On August 5, 1998, at 1750 eastern daylight time, a Piper PA-22, N1266C, ditched in five feet of water, according to the pilot, following a complete loss of engine power near New Bern, North Carolina. The personal flight was operated by the pilot under the provisions of Title 14 CFR Part 91 with no flight plan filed. According to the pilot, visual weather conditions prevailed at the time of the accident. The pilot also reported that the airframe sustained substantial structural damage. The pilot said that he was not injured. The local flight departed New Bern, North Carolina, at 1700. Use your browsers 'back' function to return to synopsisReturn to Query Page
According to the pilot, less than one hour into the flight, the engine developed a rough condition, and he decided to apply carburetor heat. When he pulled the carburetor heat lever to apply heat, the inner cable pulled completely out, and he could not apply carburetor heat. Since the engine power condition continued to deteriorate, the pilot elected to return home. Unable to maintain altitude, and still less than a mile from the shore, the pilot was forced to ditch the airplane about 1500 feet from the shoreline.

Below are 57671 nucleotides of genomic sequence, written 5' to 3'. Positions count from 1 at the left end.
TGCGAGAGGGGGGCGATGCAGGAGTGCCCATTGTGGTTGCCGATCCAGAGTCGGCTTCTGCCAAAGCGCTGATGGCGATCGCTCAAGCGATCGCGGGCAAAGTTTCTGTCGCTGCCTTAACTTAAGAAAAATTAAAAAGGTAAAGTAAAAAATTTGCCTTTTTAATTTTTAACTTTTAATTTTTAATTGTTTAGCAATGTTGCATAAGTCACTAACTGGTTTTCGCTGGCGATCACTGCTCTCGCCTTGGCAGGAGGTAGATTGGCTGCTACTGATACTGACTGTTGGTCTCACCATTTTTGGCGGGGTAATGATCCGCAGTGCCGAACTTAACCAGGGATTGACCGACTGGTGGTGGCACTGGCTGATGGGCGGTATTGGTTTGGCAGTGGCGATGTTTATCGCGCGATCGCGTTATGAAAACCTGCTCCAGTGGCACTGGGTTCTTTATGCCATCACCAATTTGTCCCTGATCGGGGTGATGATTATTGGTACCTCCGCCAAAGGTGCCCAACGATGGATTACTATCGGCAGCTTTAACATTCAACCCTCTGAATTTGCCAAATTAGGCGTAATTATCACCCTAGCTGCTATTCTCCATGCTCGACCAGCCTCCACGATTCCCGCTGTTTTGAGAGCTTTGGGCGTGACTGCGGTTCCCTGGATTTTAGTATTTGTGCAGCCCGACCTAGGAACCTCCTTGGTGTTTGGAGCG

Examination of the carburetor heat cable assembly disclosed that the inner movable cable was worn to a point. The failure was about eighteen inches from the attach point on the carburetor. The pilot reported that the failed section of the worn inner cable was positioned at a bend in the cable assembly. The carburetor heat cable assembly had been installed on the airplane for 800 hours.
A review of weather data from the nearest reporting facility revealed that conditions were favorable for the formation of carburetor ice.